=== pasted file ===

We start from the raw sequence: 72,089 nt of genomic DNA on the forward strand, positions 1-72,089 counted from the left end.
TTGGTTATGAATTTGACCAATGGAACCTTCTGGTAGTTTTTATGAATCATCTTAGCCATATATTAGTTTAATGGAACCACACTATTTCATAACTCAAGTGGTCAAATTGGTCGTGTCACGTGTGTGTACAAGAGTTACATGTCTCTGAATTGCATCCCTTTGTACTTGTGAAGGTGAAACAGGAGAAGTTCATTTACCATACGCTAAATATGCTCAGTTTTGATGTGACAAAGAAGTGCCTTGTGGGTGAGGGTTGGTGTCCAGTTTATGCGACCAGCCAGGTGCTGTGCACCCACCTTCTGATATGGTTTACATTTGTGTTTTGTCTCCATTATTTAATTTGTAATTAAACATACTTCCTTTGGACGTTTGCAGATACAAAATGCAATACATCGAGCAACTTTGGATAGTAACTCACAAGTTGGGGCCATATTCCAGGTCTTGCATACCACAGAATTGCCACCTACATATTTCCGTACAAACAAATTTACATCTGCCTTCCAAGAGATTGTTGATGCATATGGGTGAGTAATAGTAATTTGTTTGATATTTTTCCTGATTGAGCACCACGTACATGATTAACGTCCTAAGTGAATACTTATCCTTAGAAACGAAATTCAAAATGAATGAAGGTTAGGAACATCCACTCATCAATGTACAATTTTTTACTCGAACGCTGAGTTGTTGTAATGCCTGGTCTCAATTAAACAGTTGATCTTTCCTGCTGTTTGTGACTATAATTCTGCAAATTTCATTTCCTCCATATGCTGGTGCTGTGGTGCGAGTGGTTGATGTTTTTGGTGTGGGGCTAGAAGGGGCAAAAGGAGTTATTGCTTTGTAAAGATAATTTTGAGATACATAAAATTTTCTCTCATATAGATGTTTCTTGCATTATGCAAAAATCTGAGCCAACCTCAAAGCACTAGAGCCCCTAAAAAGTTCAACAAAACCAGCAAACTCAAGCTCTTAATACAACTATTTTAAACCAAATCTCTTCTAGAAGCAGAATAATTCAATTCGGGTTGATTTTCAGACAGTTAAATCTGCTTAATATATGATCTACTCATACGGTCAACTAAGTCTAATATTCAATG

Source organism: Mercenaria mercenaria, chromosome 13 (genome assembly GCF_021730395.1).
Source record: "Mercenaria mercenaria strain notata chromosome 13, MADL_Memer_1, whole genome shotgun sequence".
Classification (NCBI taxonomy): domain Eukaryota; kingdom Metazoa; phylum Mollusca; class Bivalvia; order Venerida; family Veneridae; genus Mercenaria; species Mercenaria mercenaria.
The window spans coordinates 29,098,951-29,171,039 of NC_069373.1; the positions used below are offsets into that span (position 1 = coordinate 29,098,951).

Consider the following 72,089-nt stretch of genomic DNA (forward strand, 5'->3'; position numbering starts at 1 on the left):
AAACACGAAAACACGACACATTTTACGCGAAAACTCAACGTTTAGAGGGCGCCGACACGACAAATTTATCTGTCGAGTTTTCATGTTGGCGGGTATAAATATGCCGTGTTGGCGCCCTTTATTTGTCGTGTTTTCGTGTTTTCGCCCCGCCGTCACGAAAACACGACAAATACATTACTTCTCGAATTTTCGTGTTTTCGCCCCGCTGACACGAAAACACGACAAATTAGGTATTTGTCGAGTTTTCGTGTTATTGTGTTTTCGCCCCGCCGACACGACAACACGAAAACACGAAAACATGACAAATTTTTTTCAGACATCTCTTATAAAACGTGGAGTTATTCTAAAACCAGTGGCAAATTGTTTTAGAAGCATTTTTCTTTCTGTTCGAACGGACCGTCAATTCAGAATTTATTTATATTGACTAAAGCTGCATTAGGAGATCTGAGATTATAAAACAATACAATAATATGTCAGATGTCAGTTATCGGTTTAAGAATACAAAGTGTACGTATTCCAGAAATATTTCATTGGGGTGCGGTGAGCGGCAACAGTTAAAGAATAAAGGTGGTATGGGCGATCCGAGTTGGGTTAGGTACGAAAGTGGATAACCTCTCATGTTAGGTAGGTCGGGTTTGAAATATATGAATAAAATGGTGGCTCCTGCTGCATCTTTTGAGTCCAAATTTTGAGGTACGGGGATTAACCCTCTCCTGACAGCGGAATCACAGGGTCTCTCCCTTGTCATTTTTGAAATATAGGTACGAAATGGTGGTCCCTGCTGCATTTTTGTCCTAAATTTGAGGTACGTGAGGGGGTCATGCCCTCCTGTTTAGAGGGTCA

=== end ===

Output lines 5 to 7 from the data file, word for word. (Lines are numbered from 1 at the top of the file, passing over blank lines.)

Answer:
Classification (NCBI taxonomy): domain Eukaryota; kingdom Metazoa; phylum Mollusca; class Bivalvia; order Venerida; family Veneridae; genus Mercenaria; species Mercenaria mercenaria.
The window spans coordinates 29,098,951-29,171,039 of NC_069373.1; the positions used below are offsets into that span (position 1 = coordinate 29,098,951).

Consider the following 72,089-nt stretch of genomic DNA (forward strand, 5'->3'; position numbering starts at 1 on the left):